Snapshot isolation is called "serializable" mode in Oracle and PostgreSQL versions prior to 9.1, which may cause confusion with the "real serializability" mode. There are arguments both for and against this decision; what is clear is that users must be aware of the distinction to avoid possible undesired anomalous behavior in their database system logic.
Snapshot isolation arose from work on multiversion concurrency control databases, where multiple versions of the database are maintained concurrently to allow readers to execute without colliding with writers. Such a system allows a natural definition and implementation of such an isolation level. InterBase, later owned by Borland, was acknowledged to provide SI rather than full serializability in version 4, and likely permitted write-skew anomalies since its first release in 1985.
Unfortunately, the ANSI SQL-92 standard was written with a lock-based database in mind, and hence is rather vague when applied to MVCC systems. Berenson et al. wrote a paper in 1995 critiquing the SQL standard, and cited snapshot isolation as an example of an isolation level that did not exhibit the standard anomalies described in the ANSI SQL-92 standard, yet still had anomalous behaviour when compared with serializable transactions.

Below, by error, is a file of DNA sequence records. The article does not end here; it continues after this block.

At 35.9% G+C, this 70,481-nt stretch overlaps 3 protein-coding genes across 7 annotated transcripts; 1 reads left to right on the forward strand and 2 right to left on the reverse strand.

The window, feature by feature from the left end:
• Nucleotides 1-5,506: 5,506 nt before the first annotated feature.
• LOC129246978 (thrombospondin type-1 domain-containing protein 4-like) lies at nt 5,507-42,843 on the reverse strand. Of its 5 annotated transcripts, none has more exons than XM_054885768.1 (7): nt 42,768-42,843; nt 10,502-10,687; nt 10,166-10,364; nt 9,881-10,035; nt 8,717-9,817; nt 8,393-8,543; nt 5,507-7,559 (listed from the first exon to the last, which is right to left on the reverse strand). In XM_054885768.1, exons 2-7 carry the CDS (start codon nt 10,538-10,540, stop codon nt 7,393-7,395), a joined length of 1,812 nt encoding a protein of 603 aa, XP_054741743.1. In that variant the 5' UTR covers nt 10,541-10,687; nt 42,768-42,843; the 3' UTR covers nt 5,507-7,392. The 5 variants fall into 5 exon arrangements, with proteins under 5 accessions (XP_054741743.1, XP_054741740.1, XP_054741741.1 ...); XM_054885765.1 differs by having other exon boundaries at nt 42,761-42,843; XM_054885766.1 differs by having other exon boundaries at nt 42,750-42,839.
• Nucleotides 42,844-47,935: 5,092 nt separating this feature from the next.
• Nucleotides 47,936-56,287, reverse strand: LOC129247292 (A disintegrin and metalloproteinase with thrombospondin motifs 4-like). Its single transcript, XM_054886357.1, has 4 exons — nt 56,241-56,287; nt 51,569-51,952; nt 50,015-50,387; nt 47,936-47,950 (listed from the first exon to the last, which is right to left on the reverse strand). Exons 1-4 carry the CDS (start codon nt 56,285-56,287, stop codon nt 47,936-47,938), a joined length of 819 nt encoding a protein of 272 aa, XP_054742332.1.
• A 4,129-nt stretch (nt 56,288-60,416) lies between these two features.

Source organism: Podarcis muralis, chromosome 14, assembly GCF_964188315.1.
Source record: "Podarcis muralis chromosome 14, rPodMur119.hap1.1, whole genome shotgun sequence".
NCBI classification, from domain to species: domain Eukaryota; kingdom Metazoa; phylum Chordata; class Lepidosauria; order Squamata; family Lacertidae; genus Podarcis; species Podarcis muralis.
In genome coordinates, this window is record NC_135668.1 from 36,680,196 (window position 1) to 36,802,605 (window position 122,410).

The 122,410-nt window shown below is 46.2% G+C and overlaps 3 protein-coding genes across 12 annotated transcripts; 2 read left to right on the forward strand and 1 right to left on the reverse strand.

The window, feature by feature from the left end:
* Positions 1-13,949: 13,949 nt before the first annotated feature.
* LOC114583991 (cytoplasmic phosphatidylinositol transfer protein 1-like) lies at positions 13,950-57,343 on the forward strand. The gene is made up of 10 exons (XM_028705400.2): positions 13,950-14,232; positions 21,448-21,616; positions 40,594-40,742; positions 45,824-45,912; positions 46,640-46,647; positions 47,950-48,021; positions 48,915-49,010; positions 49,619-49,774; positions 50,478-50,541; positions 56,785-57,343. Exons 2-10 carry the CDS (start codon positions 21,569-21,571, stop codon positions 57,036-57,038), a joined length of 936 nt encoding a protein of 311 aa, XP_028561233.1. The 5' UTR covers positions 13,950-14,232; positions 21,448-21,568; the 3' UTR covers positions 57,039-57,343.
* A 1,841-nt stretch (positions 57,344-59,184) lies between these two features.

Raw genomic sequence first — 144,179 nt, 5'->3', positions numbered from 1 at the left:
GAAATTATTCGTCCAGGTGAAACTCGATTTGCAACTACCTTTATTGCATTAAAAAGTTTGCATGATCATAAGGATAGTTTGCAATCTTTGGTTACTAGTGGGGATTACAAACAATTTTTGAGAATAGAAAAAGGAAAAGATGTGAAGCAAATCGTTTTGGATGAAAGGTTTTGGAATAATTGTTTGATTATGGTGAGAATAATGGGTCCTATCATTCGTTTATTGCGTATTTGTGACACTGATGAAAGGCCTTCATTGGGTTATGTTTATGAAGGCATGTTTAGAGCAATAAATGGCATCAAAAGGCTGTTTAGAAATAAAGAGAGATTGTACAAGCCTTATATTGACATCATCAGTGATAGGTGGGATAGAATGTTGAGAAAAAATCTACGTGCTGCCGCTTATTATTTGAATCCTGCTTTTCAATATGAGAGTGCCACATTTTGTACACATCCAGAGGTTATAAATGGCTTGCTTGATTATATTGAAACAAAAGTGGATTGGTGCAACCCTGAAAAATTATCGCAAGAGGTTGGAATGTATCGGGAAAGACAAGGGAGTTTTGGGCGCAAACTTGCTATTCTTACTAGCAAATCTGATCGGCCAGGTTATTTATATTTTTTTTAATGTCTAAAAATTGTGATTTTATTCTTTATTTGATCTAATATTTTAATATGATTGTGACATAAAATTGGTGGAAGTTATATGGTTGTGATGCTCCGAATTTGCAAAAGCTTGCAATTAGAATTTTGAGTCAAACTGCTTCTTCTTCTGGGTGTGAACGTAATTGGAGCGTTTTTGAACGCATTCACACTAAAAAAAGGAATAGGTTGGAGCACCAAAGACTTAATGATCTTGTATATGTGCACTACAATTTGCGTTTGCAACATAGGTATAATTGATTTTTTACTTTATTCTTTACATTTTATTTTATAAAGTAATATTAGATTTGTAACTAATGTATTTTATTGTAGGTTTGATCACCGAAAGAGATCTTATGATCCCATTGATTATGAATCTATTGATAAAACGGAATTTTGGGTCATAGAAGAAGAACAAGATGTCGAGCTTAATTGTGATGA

In 2008, Cahill et al. showed that write-skew anomalies could be prevented by detecting and aborting "dangerous" triplets of concurrent transactions. This implementation of serializability is well-suited to multiversion concurrency control databases, and has been adopted in PostgreSQL 9.1, where it is referred to as "Serializable Snapshot Isolation", abbreviated to SSI. When used consistently, this eliminates the need for the above workarounds. The downside over snapshot isolation is an increase in aborted transactions. This can perform better or worse than snapshot isolation with the above workarounds, depending on workload.
In 2011, Jimenez-Peris et al. filed a patent  where it was shown how it was possible to scale to many millions of update transactions per second with a new method for attaining snapshot isolation in a distributed manner. The method is based on the observation that it becomes possible to commit transactions fully in parallel without any coordination and therefore removing the bottleneck of traditional transactional processing methods. The method uses a commit sequencer that generates commit timestamps and a snapshot server that advances the current snapshot as gaps are filled in the serialization order. This patented method is the base of new ultra-scalable database, LeanXcale . The first implementation of this method was made in 2010 as part of the CumuloNimbo European Project .